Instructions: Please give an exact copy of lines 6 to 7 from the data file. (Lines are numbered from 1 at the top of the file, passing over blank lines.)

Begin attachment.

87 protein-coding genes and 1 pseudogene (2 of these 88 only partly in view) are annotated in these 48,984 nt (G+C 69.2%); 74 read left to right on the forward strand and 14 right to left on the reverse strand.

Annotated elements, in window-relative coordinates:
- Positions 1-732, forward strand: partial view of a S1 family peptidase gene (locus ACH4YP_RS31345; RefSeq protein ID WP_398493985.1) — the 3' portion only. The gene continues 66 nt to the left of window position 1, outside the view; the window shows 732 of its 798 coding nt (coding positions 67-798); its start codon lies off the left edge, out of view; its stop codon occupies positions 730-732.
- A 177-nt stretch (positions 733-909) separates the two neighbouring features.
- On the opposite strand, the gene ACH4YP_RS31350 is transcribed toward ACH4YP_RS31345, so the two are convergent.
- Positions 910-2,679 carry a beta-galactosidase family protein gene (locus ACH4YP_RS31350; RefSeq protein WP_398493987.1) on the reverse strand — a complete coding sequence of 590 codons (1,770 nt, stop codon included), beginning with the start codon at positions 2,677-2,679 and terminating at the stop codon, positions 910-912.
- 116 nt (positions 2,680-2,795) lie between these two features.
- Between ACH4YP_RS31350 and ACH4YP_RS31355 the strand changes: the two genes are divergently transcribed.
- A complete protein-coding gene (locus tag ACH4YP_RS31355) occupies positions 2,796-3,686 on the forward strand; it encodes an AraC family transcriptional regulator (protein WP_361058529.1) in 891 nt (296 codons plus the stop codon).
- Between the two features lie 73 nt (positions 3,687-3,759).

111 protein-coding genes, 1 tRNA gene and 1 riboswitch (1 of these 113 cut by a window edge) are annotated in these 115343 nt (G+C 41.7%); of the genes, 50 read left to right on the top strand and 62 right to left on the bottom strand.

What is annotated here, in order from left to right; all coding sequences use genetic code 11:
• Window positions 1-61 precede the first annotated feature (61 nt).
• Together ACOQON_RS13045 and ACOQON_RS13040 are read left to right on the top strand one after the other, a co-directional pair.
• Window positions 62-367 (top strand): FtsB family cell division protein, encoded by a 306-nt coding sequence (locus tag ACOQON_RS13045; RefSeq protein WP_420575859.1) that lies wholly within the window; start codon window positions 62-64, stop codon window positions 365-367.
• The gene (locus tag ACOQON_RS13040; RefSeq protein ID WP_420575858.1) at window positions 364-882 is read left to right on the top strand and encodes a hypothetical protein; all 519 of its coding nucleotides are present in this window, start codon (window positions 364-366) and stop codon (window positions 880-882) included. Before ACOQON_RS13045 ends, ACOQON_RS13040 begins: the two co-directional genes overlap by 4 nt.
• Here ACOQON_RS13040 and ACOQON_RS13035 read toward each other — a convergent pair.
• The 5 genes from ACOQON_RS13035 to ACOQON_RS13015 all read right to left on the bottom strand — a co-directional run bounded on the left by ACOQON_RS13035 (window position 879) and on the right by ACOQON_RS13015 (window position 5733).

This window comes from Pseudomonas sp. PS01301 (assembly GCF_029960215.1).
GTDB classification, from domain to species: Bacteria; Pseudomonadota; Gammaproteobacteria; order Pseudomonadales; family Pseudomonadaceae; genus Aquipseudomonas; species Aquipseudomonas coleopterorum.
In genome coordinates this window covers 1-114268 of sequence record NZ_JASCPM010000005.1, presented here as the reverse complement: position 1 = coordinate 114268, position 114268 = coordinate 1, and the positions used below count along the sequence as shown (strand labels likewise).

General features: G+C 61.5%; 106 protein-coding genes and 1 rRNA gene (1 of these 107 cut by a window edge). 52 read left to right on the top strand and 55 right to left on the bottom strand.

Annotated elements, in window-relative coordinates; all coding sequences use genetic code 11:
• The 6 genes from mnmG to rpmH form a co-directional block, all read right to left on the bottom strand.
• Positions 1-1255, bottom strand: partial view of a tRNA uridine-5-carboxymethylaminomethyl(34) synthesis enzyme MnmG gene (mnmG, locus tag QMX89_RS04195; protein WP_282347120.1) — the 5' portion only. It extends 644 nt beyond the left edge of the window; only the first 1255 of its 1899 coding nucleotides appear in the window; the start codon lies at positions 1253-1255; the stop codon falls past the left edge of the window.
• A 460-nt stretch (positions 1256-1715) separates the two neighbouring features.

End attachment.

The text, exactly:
- Positions 910-2,679 carry a beta-galactosidase family protein gene (locus ACH4YP_RS31350; RefSeq protein WP_398493987.1) on the reverse strand — a complete coding sequence of 590 codons (1,770 nt, stop codon included), beginning with the start codon at positions 2,677-2,679 and terminating at the stop codon, positions 910-912.
- 116 nt (positions 2,680-2,795) lie between these two features.